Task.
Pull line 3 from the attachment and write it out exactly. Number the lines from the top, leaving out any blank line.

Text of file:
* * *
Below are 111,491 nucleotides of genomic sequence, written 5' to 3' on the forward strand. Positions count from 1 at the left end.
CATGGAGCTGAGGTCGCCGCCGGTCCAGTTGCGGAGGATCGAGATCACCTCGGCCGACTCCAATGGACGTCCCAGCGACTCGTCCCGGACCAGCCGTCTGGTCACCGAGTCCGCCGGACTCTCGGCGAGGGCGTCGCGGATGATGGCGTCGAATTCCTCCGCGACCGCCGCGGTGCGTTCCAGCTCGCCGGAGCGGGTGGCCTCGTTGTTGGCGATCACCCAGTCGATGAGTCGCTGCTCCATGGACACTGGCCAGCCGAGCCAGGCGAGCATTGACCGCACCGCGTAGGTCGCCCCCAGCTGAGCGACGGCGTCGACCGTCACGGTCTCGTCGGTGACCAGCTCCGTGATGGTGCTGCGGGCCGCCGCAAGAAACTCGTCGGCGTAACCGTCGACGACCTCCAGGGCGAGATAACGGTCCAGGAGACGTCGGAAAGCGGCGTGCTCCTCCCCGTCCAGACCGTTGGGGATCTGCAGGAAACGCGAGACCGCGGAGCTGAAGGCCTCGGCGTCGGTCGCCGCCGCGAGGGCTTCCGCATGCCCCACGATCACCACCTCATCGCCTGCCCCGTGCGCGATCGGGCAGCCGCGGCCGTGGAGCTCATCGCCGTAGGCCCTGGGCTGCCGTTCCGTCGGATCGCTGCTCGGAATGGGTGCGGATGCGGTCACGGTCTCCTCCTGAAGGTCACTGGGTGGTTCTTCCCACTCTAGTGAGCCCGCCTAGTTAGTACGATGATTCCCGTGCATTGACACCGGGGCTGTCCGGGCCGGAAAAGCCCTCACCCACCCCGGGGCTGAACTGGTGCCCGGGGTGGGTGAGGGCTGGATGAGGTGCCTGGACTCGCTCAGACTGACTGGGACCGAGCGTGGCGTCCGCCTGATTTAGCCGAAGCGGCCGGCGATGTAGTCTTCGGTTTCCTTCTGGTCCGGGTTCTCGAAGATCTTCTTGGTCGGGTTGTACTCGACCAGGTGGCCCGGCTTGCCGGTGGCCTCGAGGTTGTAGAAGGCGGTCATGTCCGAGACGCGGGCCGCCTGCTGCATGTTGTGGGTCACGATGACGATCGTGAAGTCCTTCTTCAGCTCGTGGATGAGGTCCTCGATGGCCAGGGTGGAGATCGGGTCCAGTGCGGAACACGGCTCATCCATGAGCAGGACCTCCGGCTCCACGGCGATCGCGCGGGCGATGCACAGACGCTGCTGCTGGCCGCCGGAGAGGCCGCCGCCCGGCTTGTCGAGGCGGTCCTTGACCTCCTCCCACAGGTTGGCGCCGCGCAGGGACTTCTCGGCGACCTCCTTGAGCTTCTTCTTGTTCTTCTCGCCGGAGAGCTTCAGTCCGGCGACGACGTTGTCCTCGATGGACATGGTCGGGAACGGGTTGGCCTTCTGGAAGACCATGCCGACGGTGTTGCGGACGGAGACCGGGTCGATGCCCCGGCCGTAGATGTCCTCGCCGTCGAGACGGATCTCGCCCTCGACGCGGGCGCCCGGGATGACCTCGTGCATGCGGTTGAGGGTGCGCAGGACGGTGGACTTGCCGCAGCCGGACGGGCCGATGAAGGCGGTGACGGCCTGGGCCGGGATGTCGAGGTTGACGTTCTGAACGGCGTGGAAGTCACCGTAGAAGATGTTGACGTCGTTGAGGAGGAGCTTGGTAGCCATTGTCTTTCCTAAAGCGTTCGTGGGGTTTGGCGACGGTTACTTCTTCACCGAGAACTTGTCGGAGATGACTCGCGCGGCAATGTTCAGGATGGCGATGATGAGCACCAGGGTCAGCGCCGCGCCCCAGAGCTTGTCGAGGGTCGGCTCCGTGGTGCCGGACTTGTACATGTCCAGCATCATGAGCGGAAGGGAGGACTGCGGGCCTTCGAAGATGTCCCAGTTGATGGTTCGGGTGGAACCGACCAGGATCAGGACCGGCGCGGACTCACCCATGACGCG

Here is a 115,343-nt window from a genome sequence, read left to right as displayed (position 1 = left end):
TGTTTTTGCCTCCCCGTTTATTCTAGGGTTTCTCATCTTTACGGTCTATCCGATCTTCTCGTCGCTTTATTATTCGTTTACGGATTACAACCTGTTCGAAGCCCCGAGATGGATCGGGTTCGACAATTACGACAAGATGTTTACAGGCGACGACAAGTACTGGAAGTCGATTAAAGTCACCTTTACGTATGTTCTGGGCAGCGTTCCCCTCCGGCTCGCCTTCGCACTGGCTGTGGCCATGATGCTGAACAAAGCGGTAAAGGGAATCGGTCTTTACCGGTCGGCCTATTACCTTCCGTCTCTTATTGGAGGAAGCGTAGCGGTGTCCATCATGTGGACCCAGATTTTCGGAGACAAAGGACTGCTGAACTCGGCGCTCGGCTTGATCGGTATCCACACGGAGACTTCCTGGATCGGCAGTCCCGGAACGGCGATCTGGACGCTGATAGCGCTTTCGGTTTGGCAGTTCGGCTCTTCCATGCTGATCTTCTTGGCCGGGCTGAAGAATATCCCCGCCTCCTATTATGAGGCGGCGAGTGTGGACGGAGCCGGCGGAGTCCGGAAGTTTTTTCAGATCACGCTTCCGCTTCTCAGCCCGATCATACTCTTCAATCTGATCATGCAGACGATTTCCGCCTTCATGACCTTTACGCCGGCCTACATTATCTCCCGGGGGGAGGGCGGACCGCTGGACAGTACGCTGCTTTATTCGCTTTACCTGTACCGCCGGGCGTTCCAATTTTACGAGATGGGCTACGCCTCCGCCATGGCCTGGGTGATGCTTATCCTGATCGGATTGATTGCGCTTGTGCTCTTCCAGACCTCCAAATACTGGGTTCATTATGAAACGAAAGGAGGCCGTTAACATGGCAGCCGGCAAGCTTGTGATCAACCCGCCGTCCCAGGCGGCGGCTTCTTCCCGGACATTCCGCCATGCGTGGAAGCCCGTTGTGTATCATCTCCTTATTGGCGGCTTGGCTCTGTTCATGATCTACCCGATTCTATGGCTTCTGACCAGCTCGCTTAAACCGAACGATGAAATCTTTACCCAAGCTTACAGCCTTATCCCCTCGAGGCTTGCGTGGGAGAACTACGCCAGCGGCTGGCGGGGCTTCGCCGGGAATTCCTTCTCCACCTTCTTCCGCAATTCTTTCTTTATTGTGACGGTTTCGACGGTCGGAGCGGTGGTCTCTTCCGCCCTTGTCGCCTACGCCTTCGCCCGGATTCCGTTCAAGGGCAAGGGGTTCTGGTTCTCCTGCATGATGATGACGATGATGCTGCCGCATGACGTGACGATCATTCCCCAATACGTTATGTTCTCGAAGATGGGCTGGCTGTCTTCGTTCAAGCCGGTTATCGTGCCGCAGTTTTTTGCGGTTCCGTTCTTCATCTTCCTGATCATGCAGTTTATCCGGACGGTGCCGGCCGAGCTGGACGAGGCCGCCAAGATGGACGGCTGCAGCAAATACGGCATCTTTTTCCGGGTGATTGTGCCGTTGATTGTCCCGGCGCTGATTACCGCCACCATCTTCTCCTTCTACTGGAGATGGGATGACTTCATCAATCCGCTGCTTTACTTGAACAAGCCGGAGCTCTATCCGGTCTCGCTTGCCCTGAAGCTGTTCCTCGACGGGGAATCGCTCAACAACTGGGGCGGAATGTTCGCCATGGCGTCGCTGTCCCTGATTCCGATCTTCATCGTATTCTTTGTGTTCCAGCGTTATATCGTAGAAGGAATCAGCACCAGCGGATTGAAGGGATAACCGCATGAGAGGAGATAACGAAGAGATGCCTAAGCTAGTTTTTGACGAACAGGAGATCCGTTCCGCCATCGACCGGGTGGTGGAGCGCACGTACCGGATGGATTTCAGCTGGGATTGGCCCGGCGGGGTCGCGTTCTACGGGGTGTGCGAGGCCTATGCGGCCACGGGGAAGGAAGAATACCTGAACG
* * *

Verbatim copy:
Here is a 115,343-nt window from a genome sequence, read left to right as displayed (position 1 = left end):